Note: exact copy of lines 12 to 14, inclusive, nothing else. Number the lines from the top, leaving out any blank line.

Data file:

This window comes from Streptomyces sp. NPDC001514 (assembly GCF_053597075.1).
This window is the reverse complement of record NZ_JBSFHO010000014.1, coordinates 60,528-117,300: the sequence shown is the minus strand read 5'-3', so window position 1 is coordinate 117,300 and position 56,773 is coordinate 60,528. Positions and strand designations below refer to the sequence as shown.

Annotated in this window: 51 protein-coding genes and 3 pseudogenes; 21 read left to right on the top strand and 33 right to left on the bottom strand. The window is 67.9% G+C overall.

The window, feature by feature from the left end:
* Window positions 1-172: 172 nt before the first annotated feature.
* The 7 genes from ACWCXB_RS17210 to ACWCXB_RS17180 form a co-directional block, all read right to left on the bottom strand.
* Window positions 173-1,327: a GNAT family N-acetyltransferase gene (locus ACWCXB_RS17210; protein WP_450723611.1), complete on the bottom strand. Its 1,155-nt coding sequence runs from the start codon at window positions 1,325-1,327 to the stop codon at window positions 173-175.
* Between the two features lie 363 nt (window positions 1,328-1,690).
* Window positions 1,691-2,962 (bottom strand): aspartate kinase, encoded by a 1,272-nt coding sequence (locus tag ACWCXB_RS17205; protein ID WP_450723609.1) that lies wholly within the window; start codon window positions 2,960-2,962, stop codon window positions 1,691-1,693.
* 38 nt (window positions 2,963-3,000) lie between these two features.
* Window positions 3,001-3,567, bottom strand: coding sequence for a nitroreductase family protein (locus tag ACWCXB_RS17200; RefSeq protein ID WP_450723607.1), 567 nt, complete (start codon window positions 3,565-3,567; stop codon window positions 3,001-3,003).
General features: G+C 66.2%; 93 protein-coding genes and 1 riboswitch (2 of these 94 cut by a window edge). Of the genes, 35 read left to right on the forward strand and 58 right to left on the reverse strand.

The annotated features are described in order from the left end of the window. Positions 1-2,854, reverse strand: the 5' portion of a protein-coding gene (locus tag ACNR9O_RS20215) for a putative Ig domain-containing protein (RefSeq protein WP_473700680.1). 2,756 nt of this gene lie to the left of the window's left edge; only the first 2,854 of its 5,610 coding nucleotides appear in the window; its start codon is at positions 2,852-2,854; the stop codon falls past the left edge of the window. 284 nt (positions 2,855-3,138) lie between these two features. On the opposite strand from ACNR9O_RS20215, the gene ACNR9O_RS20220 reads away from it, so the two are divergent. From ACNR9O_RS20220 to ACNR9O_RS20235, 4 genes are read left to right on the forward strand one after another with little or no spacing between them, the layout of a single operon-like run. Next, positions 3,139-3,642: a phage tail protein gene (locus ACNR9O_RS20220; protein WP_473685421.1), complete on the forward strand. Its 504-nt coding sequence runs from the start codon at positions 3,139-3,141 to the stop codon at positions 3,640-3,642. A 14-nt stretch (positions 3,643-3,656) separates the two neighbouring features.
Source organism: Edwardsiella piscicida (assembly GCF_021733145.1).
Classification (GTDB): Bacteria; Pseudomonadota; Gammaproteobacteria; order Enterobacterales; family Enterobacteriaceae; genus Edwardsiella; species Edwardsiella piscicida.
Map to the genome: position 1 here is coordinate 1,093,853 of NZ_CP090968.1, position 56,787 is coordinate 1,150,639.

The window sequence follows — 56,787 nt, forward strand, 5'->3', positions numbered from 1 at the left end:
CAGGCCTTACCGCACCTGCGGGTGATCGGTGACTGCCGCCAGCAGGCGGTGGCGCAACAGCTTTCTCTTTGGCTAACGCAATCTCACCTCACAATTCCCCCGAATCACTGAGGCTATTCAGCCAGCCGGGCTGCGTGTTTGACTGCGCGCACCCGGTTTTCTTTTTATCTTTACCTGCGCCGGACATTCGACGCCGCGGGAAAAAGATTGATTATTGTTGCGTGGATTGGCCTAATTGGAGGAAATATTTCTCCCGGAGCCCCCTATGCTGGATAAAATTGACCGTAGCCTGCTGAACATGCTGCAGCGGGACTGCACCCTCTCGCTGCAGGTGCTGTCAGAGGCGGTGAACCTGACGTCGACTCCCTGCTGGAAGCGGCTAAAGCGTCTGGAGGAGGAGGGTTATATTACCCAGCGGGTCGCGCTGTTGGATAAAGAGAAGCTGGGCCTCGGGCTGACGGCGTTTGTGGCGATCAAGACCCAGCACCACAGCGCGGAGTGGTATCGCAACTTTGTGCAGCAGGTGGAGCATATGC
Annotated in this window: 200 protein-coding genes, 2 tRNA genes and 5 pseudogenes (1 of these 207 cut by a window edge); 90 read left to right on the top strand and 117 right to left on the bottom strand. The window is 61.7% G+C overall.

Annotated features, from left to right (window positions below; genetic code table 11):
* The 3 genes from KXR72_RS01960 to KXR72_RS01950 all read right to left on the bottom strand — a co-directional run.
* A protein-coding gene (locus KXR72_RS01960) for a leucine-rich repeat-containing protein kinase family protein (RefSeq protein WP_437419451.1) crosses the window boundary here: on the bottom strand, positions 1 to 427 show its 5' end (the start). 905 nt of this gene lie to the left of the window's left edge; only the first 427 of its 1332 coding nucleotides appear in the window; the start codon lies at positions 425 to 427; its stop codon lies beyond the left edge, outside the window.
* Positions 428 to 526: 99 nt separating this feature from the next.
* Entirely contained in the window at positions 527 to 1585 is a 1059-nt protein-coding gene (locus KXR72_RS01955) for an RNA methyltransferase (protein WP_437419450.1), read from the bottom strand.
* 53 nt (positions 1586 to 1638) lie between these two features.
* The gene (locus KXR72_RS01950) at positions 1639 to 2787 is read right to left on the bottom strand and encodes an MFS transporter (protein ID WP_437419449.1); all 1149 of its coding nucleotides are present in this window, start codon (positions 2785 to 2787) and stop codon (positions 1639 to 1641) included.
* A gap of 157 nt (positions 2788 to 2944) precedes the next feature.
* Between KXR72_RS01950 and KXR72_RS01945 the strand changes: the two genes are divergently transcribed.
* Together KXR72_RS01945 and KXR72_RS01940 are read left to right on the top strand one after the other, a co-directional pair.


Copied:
General features: G+C 66.2%; 93 protein-coding genes and 1 riboswitch (2 of these 94 cut by a window edge). Of the genes, 35 read left to right on the forward strand and 58 right to left on the reverse strand.

The annotated features are described in order from the left end of the window. Positions 1-2,854, reverse strand: the 5' portion of a protein-coding gene (locus tag ACNR9O_RS20215) for a putative Ig domain-containing protein (RefSeq protein WP_473700680.1). 2,756 nt of this gene lie to the left of the window's left edge; only the first 2,854 of its 5,610 coding nucleotides appear in the window; its start codon is at positions 2,852-2,854; the stop codon falls past the left edge of the window. 284 nt (positions 2,855-3,138) lie between these two features. On the opposite strand from ACNR9O_RS20215, the gene ACNR9O_RS20220 reads away from it, so the two are divergent. From ACNR9O_RS20220 to ACNR9O_RS20235, 4 genes are read left to right on the forward strand one after another with little or no spacing between them, the layout of a single operon-like run. Next, positions 3,139-3,642: a phage tail protein gene (locus ACNR9O_RS20220; protein WP_473685421.1), complete on the forward strand. Its 504-nt coding sequence runs from the start codon at positions 3,139-3,141 to the stop codon at positions 3,640-3,642. A 14-nt stretch (positions 3,643-3,656) separates the two neighbouring features.
Source organism: Edwardsiella piscicida (assembly GCF_021733145.1).